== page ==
As mentioned in previous paragraphs, since the primary aim of writing this article is to find a co-relation of core principles of NEP-2020 with the demands of ever changing scholastic environment in our country; hence the 13 odd key principles have been the bedrock of our write up as such though not all may fall under the dubious distinction of failing to provide more clarity. The first and foremost principle of this education policy lays stress on identification and fostering of unique capabilities of students by sensitizing the parents and teachers. The principle though lofty in its being, leaves much to be desired. Where is the student in this whole equation, on which depends the resolution of this equation? Has any road map been provided or been entrusted to the teachers as a guiding light to refer to harness the unique capabilities of a student? Or is it left to the ingenuity and experience of a teacher to harness the same? If it is later then each teacher with different background, temperament and bent of mind will find the capabilities of a particular student as per his /her choice. What and how much is the interaction level of the teachers with the parents except for the routine PTM meetings so as to implement this principle in totality? All these issues give rise to a level of subjectivity in evaluation. Do the upwardly mobile parents have that much time to spare for the interaction with the concerned teachers? With the student -teacher ratio one of the worst in the world, is the NEP -2020 sanguine about the applicability of this principle minus the points mentioned above? The principle emphasizing on FLN (Foundational literacy and numeracy)basically rests on visual contact, being consistent and also aware of how to present or describe a risk. Are the teachers entrusted with implementing the FLN concept themselves adept in these tasks? The concept further rests on 3 pillars of orality, orthographic expertise and exposure to a variety of texts. Do the mufassil schools of the country have the wherewithal to implement these FLN concepts in totality, with maximum number of school children affected in this age group dropping out of schools under home constraints? The concept of ingraining flexibility in the children to opt for the best course suited for their learning trajectories and programs is very much fraught with abstractions. At what stage is this principle of flexibility implemented upon the students? Are the students wise enough to choose the learning trajectories on their own, the education policy is silent on this issue. Further the principle emphasizing no further distinction between science and arts streams, vocational and academic learning, and curricular as well as extracurricular activities sound like a pipe dream for the teaching staff at the schools. How does the NEP-2020 implement this abstract principle at ground level? Has any road map been given by the NCF(National curriculum framework) for this implementation?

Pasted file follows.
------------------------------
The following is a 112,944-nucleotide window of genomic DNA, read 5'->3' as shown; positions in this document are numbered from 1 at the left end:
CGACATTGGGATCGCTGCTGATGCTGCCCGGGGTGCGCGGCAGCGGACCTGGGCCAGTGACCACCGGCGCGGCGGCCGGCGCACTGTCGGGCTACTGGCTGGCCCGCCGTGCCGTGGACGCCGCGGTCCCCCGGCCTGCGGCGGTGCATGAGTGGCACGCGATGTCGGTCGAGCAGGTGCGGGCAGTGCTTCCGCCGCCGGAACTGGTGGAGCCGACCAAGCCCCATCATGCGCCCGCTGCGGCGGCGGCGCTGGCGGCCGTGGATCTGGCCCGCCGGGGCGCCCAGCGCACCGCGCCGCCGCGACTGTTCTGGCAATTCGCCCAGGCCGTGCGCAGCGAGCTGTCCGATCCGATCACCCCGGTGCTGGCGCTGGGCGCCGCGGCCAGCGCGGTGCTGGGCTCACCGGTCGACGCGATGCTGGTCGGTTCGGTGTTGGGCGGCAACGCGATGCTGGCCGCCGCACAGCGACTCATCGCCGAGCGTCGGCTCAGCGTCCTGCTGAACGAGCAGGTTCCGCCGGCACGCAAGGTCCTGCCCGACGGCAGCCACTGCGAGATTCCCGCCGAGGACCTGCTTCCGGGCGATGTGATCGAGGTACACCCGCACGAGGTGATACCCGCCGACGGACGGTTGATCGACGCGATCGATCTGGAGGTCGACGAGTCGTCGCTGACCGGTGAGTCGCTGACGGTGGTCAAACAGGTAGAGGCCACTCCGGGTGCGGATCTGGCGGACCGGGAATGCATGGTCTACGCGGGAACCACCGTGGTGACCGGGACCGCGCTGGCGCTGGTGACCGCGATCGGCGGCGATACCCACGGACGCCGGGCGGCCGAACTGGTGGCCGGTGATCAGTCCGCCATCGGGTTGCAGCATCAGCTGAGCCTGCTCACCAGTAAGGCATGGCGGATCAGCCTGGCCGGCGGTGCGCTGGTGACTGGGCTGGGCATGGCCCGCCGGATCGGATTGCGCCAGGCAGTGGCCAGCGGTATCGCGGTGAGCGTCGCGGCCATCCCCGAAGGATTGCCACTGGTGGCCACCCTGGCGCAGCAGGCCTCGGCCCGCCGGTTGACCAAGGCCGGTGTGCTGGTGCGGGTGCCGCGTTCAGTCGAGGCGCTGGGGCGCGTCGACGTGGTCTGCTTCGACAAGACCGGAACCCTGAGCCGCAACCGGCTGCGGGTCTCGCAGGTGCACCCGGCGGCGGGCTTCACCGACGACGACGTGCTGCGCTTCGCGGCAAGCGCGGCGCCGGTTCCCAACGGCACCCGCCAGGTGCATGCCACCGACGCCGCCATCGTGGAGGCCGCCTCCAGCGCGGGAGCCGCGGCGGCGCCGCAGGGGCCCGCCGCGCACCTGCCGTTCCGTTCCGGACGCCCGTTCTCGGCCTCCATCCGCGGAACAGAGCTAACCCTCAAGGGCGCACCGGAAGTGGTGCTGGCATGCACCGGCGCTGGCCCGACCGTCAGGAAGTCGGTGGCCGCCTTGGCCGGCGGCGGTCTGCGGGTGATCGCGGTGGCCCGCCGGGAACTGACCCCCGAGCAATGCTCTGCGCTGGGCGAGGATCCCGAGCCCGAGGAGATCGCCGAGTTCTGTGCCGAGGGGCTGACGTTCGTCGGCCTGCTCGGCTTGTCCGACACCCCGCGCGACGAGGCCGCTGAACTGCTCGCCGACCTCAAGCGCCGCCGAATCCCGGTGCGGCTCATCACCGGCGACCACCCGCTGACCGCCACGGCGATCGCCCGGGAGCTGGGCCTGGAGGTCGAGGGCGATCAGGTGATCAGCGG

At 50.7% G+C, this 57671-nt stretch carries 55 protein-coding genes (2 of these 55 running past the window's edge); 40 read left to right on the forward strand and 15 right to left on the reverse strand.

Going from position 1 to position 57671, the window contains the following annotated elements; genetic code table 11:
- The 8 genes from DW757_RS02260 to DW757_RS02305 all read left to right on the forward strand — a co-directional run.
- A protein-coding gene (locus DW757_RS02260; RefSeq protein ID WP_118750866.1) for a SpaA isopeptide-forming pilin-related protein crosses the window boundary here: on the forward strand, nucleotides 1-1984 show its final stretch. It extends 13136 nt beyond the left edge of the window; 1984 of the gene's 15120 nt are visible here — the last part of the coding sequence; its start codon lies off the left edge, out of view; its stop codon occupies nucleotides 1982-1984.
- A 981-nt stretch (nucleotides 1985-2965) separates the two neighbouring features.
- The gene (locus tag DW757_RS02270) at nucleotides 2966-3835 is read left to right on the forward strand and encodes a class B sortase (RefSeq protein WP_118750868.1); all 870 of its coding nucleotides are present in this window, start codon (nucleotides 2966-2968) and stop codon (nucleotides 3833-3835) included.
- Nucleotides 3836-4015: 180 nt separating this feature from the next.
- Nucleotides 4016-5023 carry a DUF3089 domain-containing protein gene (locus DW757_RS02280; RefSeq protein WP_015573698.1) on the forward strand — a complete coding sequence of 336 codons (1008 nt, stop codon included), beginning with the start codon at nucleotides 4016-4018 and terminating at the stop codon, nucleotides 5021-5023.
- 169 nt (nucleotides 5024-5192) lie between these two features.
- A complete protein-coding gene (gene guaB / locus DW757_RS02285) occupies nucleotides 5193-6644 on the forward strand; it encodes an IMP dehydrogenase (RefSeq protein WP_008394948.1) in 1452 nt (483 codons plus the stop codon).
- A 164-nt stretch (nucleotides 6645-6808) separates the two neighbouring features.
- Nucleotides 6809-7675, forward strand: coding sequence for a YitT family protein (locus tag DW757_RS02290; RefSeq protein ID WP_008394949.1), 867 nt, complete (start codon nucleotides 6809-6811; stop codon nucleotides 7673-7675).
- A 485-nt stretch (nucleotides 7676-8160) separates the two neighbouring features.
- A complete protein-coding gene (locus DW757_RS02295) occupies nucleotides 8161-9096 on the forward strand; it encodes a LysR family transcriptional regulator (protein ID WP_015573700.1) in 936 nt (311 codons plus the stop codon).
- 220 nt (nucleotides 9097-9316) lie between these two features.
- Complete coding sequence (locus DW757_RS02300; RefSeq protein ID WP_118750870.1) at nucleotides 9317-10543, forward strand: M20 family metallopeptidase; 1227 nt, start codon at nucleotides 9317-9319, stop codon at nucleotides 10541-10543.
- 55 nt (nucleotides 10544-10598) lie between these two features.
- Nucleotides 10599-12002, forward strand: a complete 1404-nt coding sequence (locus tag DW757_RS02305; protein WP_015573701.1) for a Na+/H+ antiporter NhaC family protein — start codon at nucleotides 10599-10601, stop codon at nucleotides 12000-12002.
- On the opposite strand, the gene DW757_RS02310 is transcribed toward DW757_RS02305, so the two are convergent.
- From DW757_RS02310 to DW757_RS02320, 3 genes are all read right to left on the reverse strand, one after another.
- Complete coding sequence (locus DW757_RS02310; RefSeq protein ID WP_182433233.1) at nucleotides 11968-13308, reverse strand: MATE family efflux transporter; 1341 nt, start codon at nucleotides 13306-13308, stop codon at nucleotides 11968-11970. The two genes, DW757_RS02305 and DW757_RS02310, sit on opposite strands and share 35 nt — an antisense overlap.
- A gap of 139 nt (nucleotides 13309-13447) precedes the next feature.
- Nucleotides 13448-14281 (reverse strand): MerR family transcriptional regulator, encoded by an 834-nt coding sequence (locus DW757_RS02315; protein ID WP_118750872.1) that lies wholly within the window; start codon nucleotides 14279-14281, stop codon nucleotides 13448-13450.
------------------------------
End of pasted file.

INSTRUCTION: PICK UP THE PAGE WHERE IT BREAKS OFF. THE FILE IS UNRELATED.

As if the above mentioned points are not enough to stir the minds of educationists of the country, the principle emphasizing on the need for multidisciplinary and conceptual learning instead of rote learning has to be developed in a much more robust manner both for the teaching staff and the learners. The unhealthy environment in the schools laying stress on achieving maximum percentage in the exams stymies this principle in its bud. The learner i.e the student willynilly follows the rote learning because that is what helps him achieve maximum marks in the qualifying exams. Hence the need to unhinge the two facets of rote learning and achieving marks in the exams. Creativity and critical thinking values like activities to include empathy and respect for each other, selfless service are derivatives of home environment and not under the exclusive domain of the schools. How can a school improve upon a student who has been hardened by the life’s experiences? NEP-2020 emphasizes light but tight regulatory framework for greater transparency, resource efficiency and integrity through good governance and audit in school education system, sounding all honky dory. But who will form the regulatory authority, good governance and resource efficiency in the schools which are marred by an increasing absenteeism of teachers and allied staff? There is a deafening silence on this issue by the education policy of 2020 that needs urgent clarity. The policy is maintaining a studied silence on issues like teacher’s holistic training and harmonizing his/her abilities with the demands of an increasing cut throat competition in the world dominated by attainment of marks by the students.
Since the education policy lays stress on the facet of education being a public service with everybody having access to quality education, have the planners of the country ever cast an eye on the amount of money being spent on one of the key indicators of human development index in India? It is a meager 2.8% of the counrty’s GDP with the required percentage to be upped to a minimum of 6% of the GDP to be of some material value. Have we measured up to the required standards? If we are falling short then why not legislate at the highest body of the country’s legislature, increase the spending on education and then enact the NEP-2020? Why put cart before the horse? All in all the principles of NEP 2020 have been a much belated welcome step in the right direction for the betterment of student -teacher duo fraternity in the country. As brought in the beginning of this write up, the education policy suiting a country’s needs is the main building block of that country /society. With Himachal Pradesh having already implemented the NEP 2020 stage is already set for the rest of India to follow suit. AS is a well known fact “Battle of Waterloo was won on the playfields of Eton”. Thus implying that the Duke of Wellington who was commander in chief of British and allied armies in the battle of waterloo was a graduate of Eton college thereby emphasizing the role of education in shaping the destiny of a nation and an individual as such.
(The write up is a joint effort between a retired army officer and an educationist.)